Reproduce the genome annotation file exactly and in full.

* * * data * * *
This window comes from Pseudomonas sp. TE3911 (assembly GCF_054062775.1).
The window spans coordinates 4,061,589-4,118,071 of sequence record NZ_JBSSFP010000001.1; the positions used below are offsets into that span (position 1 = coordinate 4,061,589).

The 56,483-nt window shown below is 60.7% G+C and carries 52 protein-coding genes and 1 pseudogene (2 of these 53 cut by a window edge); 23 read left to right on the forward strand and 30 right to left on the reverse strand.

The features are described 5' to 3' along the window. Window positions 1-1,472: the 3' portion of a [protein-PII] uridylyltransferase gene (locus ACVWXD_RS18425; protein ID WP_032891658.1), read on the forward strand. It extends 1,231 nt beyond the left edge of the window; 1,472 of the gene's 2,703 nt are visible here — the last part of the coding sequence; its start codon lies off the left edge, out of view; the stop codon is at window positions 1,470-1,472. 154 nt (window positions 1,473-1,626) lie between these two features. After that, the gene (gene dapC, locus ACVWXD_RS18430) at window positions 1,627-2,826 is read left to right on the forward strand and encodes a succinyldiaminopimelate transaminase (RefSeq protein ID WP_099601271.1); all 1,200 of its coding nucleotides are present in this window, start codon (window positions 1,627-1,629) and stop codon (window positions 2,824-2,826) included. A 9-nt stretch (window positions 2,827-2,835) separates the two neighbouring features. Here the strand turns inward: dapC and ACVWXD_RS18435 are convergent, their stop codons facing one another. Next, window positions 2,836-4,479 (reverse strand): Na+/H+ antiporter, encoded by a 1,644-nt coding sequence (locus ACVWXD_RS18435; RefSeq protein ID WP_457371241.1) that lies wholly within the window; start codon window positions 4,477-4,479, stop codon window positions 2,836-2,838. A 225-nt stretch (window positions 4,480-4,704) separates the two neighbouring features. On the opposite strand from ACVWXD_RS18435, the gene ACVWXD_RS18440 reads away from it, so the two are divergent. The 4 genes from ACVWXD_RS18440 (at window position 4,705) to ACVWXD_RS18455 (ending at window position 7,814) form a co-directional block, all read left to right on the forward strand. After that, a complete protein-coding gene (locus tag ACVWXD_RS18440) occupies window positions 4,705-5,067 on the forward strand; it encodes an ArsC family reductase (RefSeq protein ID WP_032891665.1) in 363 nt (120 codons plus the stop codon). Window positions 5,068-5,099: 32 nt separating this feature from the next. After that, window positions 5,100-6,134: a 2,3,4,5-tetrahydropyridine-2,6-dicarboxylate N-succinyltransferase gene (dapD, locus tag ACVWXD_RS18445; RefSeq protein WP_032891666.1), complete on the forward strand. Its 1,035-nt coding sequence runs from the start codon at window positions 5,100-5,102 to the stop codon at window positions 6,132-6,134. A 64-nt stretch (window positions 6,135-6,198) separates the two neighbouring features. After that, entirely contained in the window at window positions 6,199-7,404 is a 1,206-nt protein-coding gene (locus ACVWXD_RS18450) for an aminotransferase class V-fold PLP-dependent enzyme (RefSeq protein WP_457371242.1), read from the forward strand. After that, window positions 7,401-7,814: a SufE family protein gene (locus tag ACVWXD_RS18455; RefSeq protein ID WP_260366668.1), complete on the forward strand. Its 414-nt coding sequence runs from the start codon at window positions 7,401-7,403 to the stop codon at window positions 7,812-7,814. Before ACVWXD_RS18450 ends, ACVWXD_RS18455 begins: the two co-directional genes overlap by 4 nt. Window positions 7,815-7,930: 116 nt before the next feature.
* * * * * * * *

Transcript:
This window comes from Pseudomonas sp. TE3911 (assembly GCF_054062775.1).
The window spans coordinates 4,061,589-4,118,071 of sequence record NZ_JBSSFP010000001.1; the positions used below are offsets into that span (position 1 = coordinate 4,061,589).

The 56,483-nt window shown below is 60.7% G+C and carries 52 protein-coding genes and 1 pseudogene (2 of these 53 cut by a window edge); 23 read left to right on the forward strand and 30 right to left on the reverse strand.

The features are described 5' to 3' along the window. Window positions 1-1,472: the 3' portion of a [protein-PII] uridylyltransferase gene (locus ACVWXD_RS18425; protein ID WP_032891658.1), read on the forward strand. It extends 1,231 nt beyond the left edge of the window; 1,472 of the gene's 2,703 nt are visible here — the last part of the coding sequence; its start codon lies off the left edge, out of view; the stop codon is at window positions 1,470-1,472. 154 nt (window positions 1,473-1,626) lie between these two features. After that, the gene (gene dapC, locus ACVWXD_RS18430) at window positions 1,627-2,826 is read left to right on the forward strand and encodes a succinyldiaminopimelate transaminase (RefSeq protein ID WP_099601271.1); all 1,200 of its coding nucleotides are present in this window, start codon (window positions 1,627-1,629) and stop codon (window positions 2,824-2,826) included. A 9-nt stretch (window positions 2,827-2,835) separates the two neighbouring features. Here the strand turns inward: dapC and ACVWXD_RS18435 are convergent, their stop codons facing one another. Next, window positions 2,836-4,479 (reverse strand): Na+/H+ antiporter, encoded by a 1,644-nt coding sequence (locus ACVWXD_RS18435; RefSeq protein ID WP_457371241.1) that lies wholly within the window; start codon window positions 4,477-4,479, stop codon window positions 2,836-2,838. A 225-nt stretch (window positions 4,480-4,704) separates the two neighbouring features. On the opposite strand from ACVWXD_RS18435, the gene ACVWXD_RS18440 reads away from it, so the two are divergent. The 4 genes from ACVWXD_RS18440 (at window position 4,705) to ACVWXD_RS18455 (ending at window position 7,814) form a co-directional block, all read left to right on the forward strand. After that, a complete protein-coding gene (locus tag ACVWXD_RS18440) occupies window positions 4,705-5,067 on the forward strand; it encodes an ArsC family reductase (RefSeq protein ID WP_032891665.1) in 363 nt (120 codons plus the stop codon). Window positions 5,068-5,099: 32 nt separating this feature from the next. After that, window positions 5,100-6,134: a 2,3,4,5-tetrahydropyridine-2,6-dicarboxylate N-succinyltransferase gene (dapD, locus tag ACVWXD_RS18445; RefSeq protein WP_032891666.1), complete on the forward strand. Its 1,035-nt coding sequence runs from the start codon at window positions 5,100-5,102 to the stop codon at window positions 6,132-6,134. A 64-nt stretch (window positions 6,135-6,198) separates the two neighbouring features. After that, entirely contained in the window at window positions 6,199-7,404 is a 1,206-nt protein-coding gene (locus ACVWXD_RS18450) for an aminotransferase class V-fold PLP-dependent enzyme (RefSeq protein WP_457371242.1), read from the forward strand. After that, window positions 7,401-7,814: a SufE family protein gene (locus tag ACVWXD_RS18455; RefSeq protein ID WP_260366668.1), complete on the forward strand. Its 414-nt coding sequence runs from the start codon at window positions 7,401-7,403 to the stop codon at window positions 7,812-7,814. Before ACVWXD_RS18450 ends, ACVWXD_RS18455 begins: the two co-directional genes overlap by 4 nt. Window positions 7,815-7,930: 116 nt before the next feature.